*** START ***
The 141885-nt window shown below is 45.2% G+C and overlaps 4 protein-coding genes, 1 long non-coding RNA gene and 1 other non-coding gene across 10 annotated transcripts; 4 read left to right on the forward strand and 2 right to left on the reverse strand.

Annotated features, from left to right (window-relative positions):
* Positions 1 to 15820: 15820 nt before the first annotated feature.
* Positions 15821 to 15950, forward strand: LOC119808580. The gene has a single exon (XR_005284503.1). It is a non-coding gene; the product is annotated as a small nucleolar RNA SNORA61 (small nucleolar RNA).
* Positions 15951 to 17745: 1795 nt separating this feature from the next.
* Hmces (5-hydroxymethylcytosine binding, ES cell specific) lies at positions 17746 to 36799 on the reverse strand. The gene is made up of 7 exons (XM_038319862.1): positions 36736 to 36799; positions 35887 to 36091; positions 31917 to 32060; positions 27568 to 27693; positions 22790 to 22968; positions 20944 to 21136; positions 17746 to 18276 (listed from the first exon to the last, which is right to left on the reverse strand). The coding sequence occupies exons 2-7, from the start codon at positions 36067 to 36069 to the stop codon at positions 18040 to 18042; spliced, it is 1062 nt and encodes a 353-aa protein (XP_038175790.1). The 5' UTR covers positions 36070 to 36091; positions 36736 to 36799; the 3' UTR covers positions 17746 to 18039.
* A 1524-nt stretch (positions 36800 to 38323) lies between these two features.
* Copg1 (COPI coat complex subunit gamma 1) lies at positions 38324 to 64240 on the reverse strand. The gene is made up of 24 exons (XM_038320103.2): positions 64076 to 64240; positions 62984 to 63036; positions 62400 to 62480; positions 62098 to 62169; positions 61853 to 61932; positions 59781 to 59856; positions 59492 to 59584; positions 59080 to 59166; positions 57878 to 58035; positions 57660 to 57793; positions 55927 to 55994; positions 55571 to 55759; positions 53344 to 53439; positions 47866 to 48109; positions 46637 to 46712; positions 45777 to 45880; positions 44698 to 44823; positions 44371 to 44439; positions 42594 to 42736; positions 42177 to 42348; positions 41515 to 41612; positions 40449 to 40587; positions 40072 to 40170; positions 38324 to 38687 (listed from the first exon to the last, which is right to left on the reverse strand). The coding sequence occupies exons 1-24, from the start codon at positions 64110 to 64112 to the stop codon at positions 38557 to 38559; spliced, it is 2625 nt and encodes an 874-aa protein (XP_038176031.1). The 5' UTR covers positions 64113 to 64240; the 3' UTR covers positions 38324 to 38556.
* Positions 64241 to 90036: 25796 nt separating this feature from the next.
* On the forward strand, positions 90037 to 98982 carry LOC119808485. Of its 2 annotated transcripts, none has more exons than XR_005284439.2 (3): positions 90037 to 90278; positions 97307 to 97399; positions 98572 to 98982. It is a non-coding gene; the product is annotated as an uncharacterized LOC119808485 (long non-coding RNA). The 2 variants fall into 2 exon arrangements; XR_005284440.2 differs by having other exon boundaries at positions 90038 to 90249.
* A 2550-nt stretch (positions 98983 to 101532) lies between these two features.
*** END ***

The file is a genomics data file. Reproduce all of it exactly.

The 141885-nt window shown below is 45.2% G+C and overlaps 4 protein-coding genes, 1 long non-coding RNA gene and 1 other non-coding gene across 10 annotated transcripts; 4 read left to right on the forward strand and 2 right to left on the reverse strand.

Annotated features, from left to right (window-relative positions):
* Positions 1 to 15820: 15820 nt before the first annotated feature.
* Positions 15821 to 15950, forward strand: LOC119808580. The gene has a single exon (XR_005284503.1). It is a non-coding gene; the product is annotated as a small nucleolar RNA SNORA61 (small nucleolar RNA).
* Positions 15951 to 17745: 1795 nt separating this feature from the next.
* Hmces (5-hydroxymethylcytosine binding, ES cell specific) lies at positions 17746 to 36799 on the reverse strand. The gene is made up of 7 exons (XM_038319862.1): positions 36736 to 36799; positions 35887 to 36091; positions 31917 to 32060; positions 27568 to 27693; positions 22790 to 22968; positions 20944 to 21136; positions 17746 to 18276 (listed from the first exon to the last, which is right to left on the reverse strand). The coding sequence occupies exons 2-7, from the start codon at positions 36067 to 36069 to the stop codon at positions 18040 to 18042; spliced, it is 1062 nt and encodes a 353-aa protein (XP_038175790.1). The 5' UTR covers positions 36070 to 36091; positions 36736 to 36799; the 3' UTR covers positions 17746 to 18039.
* A 1524-nt stretch (positions 36800 to 38323) lies between these two features.
* Copg1 (COPI coat complex subunit gamma 1) lies at positions 38324 to 64240 on the reverse strand. The gene is made up of 24 exons (XM_038320103.2): positions 64076 to 64240; positions 62984 to 63036; positions 62400 to 62480; positions 62098 to 62169; positions 61853 to 61932; positions 59781 to 59856; positions 59492 to 59584; positions 59080 to 59166; positions 57878 to 58035; positions 57660 to 57793; positions 55927 to 55994; positions 55571 to 55759; positions 53344 to 53439; positions 47866 to 48109; positions 46637 to 46712; positions 45777 to 45880; positions 44698 to 44823; positions 44371 to 44439; positions 42594 to 42736; positions 42177 to 42348; positions 41515 to 41612; positions 40449 to 40587; positions 40072 to 40170; positions 38324 to 38687 (listed from the first exon to the last, which is right to left on the reverse strand). The coding sequence occupies exons 1-24, from the start codon at positions 64110 to 64112 to the stop codon at positions 38557 to 38559; spliced, it is 2625 nt and encodes an 874-aa protein (XP_038176031.1). The 5' UTR covers positions 64113 to 64240; the 3' UTR covers positions 38324 to 38556.
* Positions 64241 to 90036: 25796 nt separating this feature from the next.
* On the forward strand, positions 90037 to 98982 carry LOC119808485. Of its 2 annotated transcripts, none has more exons than XR_005284439.2 (3): positions 90037 to 90278; positions 97307 to 97399; positions 98572 to 98982. It is a non-coding gene; the product is annotated as an uncharacterized LOC119808485 (long non-coding RNA). The 2 variants fall into 2 exon arrangements; XR_005284440.2 differs by having other exon boundaries at positions 90038 to 90249.
* A 2550-nt stretch (positions 98983 to 101532) lies between these two features.